Sure the video is a bit questionable, but the audio has no issues, whatsoever. The DTS-HD 7.1 track is relatively underused in the presence of dialogue, which sounds perfect and un-muddled, by the way. But when action and ambiance occur, it's quite the technical nugget. Directionality consists of a mixed bag and presents itself mainly through the use of music and whatever sound effects are present on-screen. Things like cars, city noise, and crowd chatter do what's expected of them in terms of proper placement and panning, while the more aggressive sounds like hits, cuts, thuds, and gunshots have a tendency to disperse through any one of the other six surround channels when the moment calls for them. Musical accompaniment and songs from a wide variety of artists and the four composers who worked on this film do a splendid job adding pace and mood, particularly the John Williams Superman homage in Kick-Ass' theme and the Zimmer/Howard Joker theme used build tension at one point. Separation of said effects and music are spot-on, never letting the dialogue get lost. A few great reference scenes would be the aforementioned Big Daddy raid and Hit Girl rescue, or even the final scene where Hit Girl invades D'Amico's headquarters, as there's quite a bit of action and gunshot activity throughout each. LFEs aren't too frequent, but really make themselves known in the form of heavier rounds being fired and through the occasional explosion, burning flame, or bass rhythm. Don't be fooled by the majority of a front-heavy presentation at the beginning. Things will unfold as they should.
Extras - 5.0
Kick-Ass is loaded with special features. I literally spent 6 hours watching every single feature on the disc: the movie, the movie with P-i-P commentary (skipped the audio one since it's excerpted from the Bonus View Mode), and then the 2-hour making-of featurette (actually a little over 2 hours, if you combine it with the "history of the comic" feature). So this Bonus View thing is apparently Lionsgate's answer to Warner Brothers' Maximum Movie Mode. A window for the commentary takes up the screen with director Matthew Vaughn sitting there in a studio watching the movie (which plays on your screen in the bottom corner), while bits and pieces of behind-the-scenes footage is mixed in with his comments. It's damn informative in a lot of aspects from the pre-production, filming, and post-production phases down to the challenges faced in making the whole thing. Vaughn presents himself well and seems to be really proud of what he accomplished, given a lot of problems that occurred and the fact that they only had a $28 million dollar budget. It's a mix between business-oriented and kick-back commentary on the project and manages to be a very engaging experience. On the other hand, the making-of feature doesn't recycle a thing from the Bonus View Mode and is all fresh material. It essentially covers more of the overall production of the film from beginning to end in great detail and has various interviews, excerpts, and events to really show the viewer how much freakin' work they put into it. Then finally, there's a 20-minute feature talking about the comic, what Mark Millar wanted to do with it, how John Romita Jr. went about drawing it, and all that other stuff. It's truly an exhausting set of extras, but if you ever wanted to know anything about Kick-Ass in either movie or comic form, the Blu-ray is where you need to look.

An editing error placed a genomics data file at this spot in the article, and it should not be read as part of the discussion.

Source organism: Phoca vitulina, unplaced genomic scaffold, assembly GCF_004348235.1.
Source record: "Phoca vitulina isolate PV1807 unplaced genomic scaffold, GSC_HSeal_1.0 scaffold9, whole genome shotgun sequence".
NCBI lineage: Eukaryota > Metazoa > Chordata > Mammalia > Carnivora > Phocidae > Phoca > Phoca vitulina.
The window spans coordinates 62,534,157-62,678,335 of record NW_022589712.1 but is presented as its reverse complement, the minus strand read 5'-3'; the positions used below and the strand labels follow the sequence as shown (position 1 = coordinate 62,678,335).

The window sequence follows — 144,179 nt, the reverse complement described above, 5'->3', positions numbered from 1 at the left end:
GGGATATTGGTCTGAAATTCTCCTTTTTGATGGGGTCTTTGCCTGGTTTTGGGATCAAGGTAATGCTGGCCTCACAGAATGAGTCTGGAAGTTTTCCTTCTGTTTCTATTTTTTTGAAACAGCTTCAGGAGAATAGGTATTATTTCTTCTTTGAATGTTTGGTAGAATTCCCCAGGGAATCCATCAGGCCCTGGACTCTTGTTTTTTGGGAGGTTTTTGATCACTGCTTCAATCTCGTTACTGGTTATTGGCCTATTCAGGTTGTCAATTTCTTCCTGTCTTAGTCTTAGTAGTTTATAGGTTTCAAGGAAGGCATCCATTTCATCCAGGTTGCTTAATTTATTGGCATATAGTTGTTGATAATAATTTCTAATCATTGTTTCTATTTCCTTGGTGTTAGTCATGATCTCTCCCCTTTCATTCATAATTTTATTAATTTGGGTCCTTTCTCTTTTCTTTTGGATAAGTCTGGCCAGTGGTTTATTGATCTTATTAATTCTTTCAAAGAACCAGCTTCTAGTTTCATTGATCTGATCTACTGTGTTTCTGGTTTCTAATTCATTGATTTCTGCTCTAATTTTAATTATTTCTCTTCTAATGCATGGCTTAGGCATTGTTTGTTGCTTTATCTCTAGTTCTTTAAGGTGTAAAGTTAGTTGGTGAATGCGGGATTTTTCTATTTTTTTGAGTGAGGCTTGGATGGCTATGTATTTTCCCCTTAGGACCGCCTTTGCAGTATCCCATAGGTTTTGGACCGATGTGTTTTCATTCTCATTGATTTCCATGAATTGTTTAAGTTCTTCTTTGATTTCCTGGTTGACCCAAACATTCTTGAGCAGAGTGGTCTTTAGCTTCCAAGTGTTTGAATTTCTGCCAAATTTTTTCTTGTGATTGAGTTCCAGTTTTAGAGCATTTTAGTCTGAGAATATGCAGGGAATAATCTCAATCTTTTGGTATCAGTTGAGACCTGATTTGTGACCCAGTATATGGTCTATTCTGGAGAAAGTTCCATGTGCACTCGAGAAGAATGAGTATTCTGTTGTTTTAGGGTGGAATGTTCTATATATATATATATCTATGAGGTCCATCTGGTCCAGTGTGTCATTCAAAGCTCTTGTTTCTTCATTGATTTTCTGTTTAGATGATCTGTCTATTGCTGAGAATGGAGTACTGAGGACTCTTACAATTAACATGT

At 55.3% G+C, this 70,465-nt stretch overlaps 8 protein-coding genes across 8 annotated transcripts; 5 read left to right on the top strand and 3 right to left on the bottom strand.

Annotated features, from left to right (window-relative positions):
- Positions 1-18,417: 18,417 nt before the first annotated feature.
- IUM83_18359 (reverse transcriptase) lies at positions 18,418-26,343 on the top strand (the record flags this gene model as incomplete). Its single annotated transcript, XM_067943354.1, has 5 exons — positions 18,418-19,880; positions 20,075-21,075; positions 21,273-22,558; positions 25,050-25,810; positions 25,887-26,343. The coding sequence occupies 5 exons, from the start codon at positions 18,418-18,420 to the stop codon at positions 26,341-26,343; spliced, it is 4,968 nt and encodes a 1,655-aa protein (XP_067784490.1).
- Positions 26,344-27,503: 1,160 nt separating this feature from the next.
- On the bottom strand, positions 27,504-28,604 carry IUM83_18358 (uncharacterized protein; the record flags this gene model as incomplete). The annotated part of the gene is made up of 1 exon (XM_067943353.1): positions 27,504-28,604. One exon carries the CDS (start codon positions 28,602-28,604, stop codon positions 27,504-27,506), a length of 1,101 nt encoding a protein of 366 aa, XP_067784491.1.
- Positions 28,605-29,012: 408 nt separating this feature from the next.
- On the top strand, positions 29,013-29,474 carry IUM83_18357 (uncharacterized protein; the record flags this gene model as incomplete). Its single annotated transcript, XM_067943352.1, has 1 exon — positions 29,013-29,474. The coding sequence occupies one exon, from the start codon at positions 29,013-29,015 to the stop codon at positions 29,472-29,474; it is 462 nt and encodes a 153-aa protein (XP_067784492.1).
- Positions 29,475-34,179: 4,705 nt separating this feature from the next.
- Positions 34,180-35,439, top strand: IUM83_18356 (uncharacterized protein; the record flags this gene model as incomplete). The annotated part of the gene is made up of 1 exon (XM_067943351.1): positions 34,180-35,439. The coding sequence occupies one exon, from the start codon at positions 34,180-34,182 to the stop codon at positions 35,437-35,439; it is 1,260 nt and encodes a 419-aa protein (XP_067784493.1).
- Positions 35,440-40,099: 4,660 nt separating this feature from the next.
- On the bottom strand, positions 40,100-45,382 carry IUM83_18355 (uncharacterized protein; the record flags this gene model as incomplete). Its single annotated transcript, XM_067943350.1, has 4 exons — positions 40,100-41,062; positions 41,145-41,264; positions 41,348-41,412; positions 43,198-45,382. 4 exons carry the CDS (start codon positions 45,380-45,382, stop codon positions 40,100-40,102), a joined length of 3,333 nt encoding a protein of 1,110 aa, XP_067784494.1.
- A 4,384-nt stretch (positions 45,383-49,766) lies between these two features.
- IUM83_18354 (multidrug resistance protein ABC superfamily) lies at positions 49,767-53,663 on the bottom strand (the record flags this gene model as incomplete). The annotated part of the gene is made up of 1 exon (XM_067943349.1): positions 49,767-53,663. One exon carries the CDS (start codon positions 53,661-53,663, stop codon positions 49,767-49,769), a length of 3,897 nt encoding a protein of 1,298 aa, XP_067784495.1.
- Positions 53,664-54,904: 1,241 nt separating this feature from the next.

Overall - 4.5
This movie was a big surprise for me. Most comic book adaptations to the big screen tend to have fairly linear narratives, an understood formula for storytelling, and plausible protagonists. Kick-Ass is kind of a warped version of these elements, though oddly enough still manages to tell the same kind of story. Its style and overall structure may divide audiences a bit and feel more like a cult favorite compared to the more mainstream franchises, but I personally enjoyed the movie for its quirkiness (a little bit of Vaughn's residual days working on Lock, Stock and Snatch, perhaps?). With a somewhat underwhelming video transfer, perfect audio, and a boatload of extras, Kick-Ass comes highly recommended, especially for fans.
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Kick-Ass (Three-Disc Blu-ray/DVD Combo + Digital Copy) by Matthew Vaughn (Blu-ray - 2010)